ListView.builder constructor

  1. {Key? key,
  2. Axis scrollDirection = Axis.vertical,
  3. bool reverse = false,
  4. ScrollController? controller,
  5. bool? primary,
  6. ScrollPhysics? physics,
  7. bool shrinkWrap = false,
  8. EdgeInsetsGeometry? padding,
  9. double? itemExtent,
  10. ItemExtentBuilder? itemExtentBuilder,
  11. Widget? prototypeItem,
  12. required NullableIndexedWidgetBuilder itemBuilder,
  13. ChildIndexGetter? findChildIndexCallback,
  14. int? itemCount,
  15. bool addAutomaticKeepAlives = true,
  16. bool addRepaintBoundaries = true,
  17. bool addSemanticIndexes = true,
  18. double? cacheExtent,
  19. int? semanticChildCount,
  20. DragStartBehavior dragStartBehavior = DragStartBehavior.start,
  21. ScrollViewKeyboardDismissBehavior keyboardDismissBehavior = ScrollViewKeyboardDismissBehavior.manual,
  22. String? restorationId,
  23. Clip clipBehavior = Clip.hardEdge}

Creates a scrollable, linear array of widgets that are created on demand.

This constructor is appropriate for list views with a large (or infinite) number of children because the builder is called only for those children that are actually visible.

Providing a non-null itemCount improves the ability of the ListView to estimate the maximum scroll extent.

The itemBuilder callback will be called only with indices greater than or equal to zero and less than itemCount.

It is legal for itemBuilder to return null. If it does, the scroll view will stop calling itemBuilder, even if it has yet to reach itemCount. By returning null, the ScrollPosition.maxScrollExtent will not be accurate unless the user has reached the end of the ScrollView. This can also cause the Scrollbar to grow as the user scrolls.

For more accurate ScrollMetrics, consider specifying itemCount.

The itemBuilder should always create the widget instances when called. Avoid using a builder that returns a previously-constructed widget; if the list view's children are created in advance, or all at once when the ListView itself is created, it is more efficient to use the ListView constructor. Even more efficient, however, is to create the instances on demand using this constructor's itemBuilder callback.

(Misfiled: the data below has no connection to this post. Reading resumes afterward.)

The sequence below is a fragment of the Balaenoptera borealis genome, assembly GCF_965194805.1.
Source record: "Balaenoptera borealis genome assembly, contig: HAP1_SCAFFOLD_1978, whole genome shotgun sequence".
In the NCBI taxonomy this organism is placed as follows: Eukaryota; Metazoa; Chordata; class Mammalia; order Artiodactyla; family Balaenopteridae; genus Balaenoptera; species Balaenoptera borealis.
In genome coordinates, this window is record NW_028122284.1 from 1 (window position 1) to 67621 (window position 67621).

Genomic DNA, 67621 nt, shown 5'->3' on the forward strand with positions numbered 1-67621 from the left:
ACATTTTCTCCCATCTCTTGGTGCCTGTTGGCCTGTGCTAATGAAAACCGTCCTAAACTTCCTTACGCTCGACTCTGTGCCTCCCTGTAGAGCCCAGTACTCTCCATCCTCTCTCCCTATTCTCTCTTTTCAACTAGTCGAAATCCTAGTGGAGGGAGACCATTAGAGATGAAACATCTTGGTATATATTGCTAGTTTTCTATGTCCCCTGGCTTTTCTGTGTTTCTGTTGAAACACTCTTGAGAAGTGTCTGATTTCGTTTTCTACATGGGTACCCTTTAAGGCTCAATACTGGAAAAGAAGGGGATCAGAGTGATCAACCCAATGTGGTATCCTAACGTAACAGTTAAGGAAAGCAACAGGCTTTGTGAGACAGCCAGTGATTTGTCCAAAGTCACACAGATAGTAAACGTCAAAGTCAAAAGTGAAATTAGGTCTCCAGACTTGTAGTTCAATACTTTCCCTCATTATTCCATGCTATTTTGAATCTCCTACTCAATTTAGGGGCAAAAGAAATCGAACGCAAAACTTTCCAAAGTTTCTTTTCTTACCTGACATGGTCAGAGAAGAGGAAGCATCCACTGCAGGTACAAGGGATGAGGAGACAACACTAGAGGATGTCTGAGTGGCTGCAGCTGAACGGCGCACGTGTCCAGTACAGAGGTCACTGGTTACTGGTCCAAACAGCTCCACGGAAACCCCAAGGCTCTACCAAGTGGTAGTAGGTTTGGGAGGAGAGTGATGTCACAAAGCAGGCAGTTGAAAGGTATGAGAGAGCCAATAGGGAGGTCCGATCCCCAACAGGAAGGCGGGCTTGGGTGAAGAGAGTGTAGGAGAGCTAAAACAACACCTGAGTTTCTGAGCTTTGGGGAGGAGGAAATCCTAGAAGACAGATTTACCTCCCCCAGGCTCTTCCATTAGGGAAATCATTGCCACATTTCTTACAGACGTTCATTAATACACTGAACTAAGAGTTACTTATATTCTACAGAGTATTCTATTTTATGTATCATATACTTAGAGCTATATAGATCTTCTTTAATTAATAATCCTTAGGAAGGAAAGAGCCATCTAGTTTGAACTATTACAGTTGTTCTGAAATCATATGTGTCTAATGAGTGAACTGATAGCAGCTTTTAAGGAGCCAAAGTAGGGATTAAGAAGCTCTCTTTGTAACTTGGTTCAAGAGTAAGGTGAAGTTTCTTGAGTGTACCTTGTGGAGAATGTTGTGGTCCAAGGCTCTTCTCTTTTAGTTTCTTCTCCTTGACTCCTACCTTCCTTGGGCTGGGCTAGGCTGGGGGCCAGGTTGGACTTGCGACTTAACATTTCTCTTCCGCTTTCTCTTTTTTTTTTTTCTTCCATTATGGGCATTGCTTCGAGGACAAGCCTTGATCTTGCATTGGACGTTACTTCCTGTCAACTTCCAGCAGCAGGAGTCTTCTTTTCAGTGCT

The findChildIndexCallback corresponds to the SliverChildBuilderDelegate.findChildIndexCallback property. If null, a child widget may not map to its existing RenderObject when the order of children returned from the children builder changes. This may result in state-loss. This callback needs to be implemented if the order of the children may change at a later time.

The addAutomaticKeepAlives argument corresponds to the SliverChildBuilderDelegate.addAutomaticKeepAlives property. The addRepaintBoundaries argument corresponds to the SliverChildBuilderDelegate.addRepaintBoundaries property. The addSemanticIndexes argument corresponds to the SliverChildBuilderDelegate.addSemanticIndexes property. None may be null.


  required NullableIndexedWidgetBuilder itemBuilder,
  ChildIndexGetter? findChildIndexCallback,
  int? itemCount,
  bool addAutomaticKeepAlives = true,
  bool addRepaintBoundaries = true,
  bool addSemanticIndexes = true,
  int? semanticChildCount,
}) : assert(itemCount == null || itemCount >= 0),
     assert(semanticChildCount == null || semanticChildCount <= itemCount!),
       (itemExtent == null && prototypeItem == null) ||
       (itemExtent == null && itemExtentBuilder == null) ||
       (prototypeItem == null && itemExtentBuilder == null),
       'You can only pass one of itemExtent, prototypeItem and itemExtentBuilder.',
     childrenDelegate = SliverChildBuilderDelegate(
       findChildIndexCallback: findChildIndexCallback,
       childCount: itemCount,
       addAutomaticKeepAlives: addAutomaticKeepAlives,
       addRepaintBoundaries: addRepaintBoundaries,
       addSemanticIndexes: addSemanticIndexes,
       semanticChildCount: semanticChildCount ?? itemCount,